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Randomised controlled trial
Trial suggests yoga and exercise lead to modest improvements in menopause-related quality of life: longer term studies are needed
  1. Nancy Fugate Woods
  1. Department of Biobehavioral Nursing and Health Systems, University of Washington, Seattle, Washington, USA
  1. Correspondence to : Dr Nancy Fugate Woods, Department of Biobehavioral Nursing and Health Systems, University of Washington, Box 357266, Seattle, WA 98195, USA; nfwoods{at}uw.edu

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Context

Since publication of the Women's Health Initiative Study, the potential benefits of non-pharmacological therapies for menopause-related symptoms have gained increased interest among midlife women, clinicians and researchers.1 Interventions requiring behavioural change have yielded mixed outcomes, owing to small sample sizes, a variety of outcome measures, lack of control groups and limited follow-up.2–4

Methods

To assess the effects of exercise, yoga and ω-3 therapy on menopause-specific quality of life, MS-FLASH investigators conducted a multisite factorial design (3×2), randomised controlled trial in which women were randomised to 12 weeks of exercise, yoga or usual activity and simultaneously randomised to receive ω-3 supplements or a placebo.

The yoga intervention emphasised cooling breathing exercises (Asthana) and relaxation (Nidra) in 12 weekly 90 min classes and 20 min home-practice sessions on days with no class. The exercise intervention included three individual cardiovascular training sessions per week for 12 weeks, with targeted training heart rates of 50–60% of heart rate reserve for the first month and 60–70% for the remainder of the intervention.

Women exercised for 40–60 min per session to achieve a goal of 1000–1500 kcal expenditure per week. The ω-3 supplement contained 425 mg ethyl eicosapentaenoic acid, 100 mg docosahexaenoic acid and 90 mg of other ω-3 substances.

The efficient study design reflected typical health-promoting activities of many women by including multiple treatments, such as exercise and supplement use.

Investigators used the Menopausal Quality of Life Questionnaire (MENQOL) to assess primary outcomes at baseline and 12 weeks later. Additional validated measures included vasomotor symptoms recorded in daily diaries, the Insomnia Severity Index, Pittsburgh Sleep Quality Index, Patient Health Questionnaire measure of depression, Generalised Anxiety Disorder Scale, Hot Flash-Related Daily Interference Scale, Perceived Stress Scale, Pain Intensity, Interference with Enjoyment of Life, and Interference with General Activity Scale, and Female Sexual Function Index. Outcomes were compared across multiple measures and approximated clinically important differences. Intent-to-treat analyses examined primary outcomes using the MENQOL and its four subscales (vasomotor symptoms, physical, psychosocial and sexual functioning) adjusted for baseline measures, treatment centre and concurrent treatment with ω-3 or placebo. Analyses were also adjusted for symptom thresholds (eg, anxiety, depressive symptoms, sleep quality and insomnia) at baseline. Seventy-eight to eighty-three per cent of women were adherent to the various treatments.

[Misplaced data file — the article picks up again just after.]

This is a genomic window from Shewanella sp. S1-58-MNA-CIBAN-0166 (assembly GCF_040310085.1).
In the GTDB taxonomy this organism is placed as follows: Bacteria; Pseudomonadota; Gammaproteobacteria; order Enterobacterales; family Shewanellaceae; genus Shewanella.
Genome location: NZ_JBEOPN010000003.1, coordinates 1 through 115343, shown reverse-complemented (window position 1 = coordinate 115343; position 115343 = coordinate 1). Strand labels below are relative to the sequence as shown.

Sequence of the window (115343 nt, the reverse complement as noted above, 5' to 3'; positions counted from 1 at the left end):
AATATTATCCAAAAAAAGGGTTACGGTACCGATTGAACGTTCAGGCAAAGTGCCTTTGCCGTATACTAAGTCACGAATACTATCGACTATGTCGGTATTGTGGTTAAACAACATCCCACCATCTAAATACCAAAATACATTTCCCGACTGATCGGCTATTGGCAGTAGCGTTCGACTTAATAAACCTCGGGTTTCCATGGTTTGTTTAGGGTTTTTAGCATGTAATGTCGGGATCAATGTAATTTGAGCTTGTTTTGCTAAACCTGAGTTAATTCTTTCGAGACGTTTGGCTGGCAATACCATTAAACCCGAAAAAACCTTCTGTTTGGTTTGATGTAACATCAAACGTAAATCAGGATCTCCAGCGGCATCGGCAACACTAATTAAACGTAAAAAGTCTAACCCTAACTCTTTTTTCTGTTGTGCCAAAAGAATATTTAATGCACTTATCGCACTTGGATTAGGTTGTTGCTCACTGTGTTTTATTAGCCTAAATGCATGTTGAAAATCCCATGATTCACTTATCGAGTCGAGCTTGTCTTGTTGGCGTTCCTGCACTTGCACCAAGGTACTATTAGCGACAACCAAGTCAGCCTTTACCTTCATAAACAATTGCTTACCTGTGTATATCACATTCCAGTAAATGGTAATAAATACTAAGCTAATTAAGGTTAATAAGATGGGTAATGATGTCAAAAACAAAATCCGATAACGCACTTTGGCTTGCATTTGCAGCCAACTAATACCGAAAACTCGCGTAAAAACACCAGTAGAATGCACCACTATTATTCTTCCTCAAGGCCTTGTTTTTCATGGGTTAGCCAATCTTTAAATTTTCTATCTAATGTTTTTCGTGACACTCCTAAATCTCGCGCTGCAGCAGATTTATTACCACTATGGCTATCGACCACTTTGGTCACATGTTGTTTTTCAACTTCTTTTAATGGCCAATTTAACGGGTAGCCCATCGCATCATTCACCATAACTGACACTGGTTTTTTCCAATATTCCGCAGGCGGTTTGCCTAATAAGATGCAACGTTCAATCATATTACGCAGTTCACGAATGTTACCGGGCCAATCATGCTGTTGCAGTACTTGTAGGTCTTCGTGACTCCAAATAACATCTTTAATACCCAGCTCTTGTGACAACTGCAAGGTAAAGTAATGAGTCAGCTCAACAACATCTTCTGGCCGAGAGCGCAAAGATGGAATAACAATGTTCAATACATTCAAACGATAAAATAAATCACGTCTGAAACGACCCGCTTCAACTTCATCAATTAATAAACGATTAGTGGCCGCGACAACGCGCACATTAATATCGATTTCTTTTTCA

Findings

Yoga resulted in a significantly greater improvement in MENQOL total, vasomotor and sexual domain scores at 12 weeks, compared with usual activity. Neither exercise nor ω-3 compared with usual activity or placebo resulted in significantly greater improvement in MENQOL total scores, but exercise resulted in significantly greater improvement in physical domain scores. Careful analyses of treatment effects on validated measures of symptoms revealed significant effects of yoga versus usual activity on the Hot Flash Daily Interference Scale scores.

Commentary

Effects of yoga and exercise on menopause-related quality of life were modest, although women using the yoga treatment did experience improvement in vasomotor symptoms and sexual domain scores on the MENQOL and on the Hot Flash Daily Interference Scale. Results of the yoga trial, in combination with positive findings from earlier trials and consideration of other health benefits of yoga, support its further testing and use for hot flashes for women who are able to tolerate the postures and have no contraindications. Exercise benefits for physical symptoms, cardiovascular health and maintenance of weight may support its adoption as a lifestyle change, although the efficacy for hot flashes is not supported by the MS-FLASH trial.

Adopting either yoga or an exercise programme involves a lifestyle change and one wonders whether the 12-week duration of these trials is sufficient to allow treatment effects to occur. A recent behavioural change trial for weight loss, including 200 min of exercise per week, revealed reduced frequency and severity of hot flashes after 24 weeks of treatment for women who lost weight.5 Evaluation of complex interventions such as yoga and exercise programmes may require an extended treatment period exceeding those that are typically used in the evaluation of pharmaceuticals.

References

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Footnotes

  • Competing interests None.

  • Provenance and peer review Commissioned; internally peer reviewed.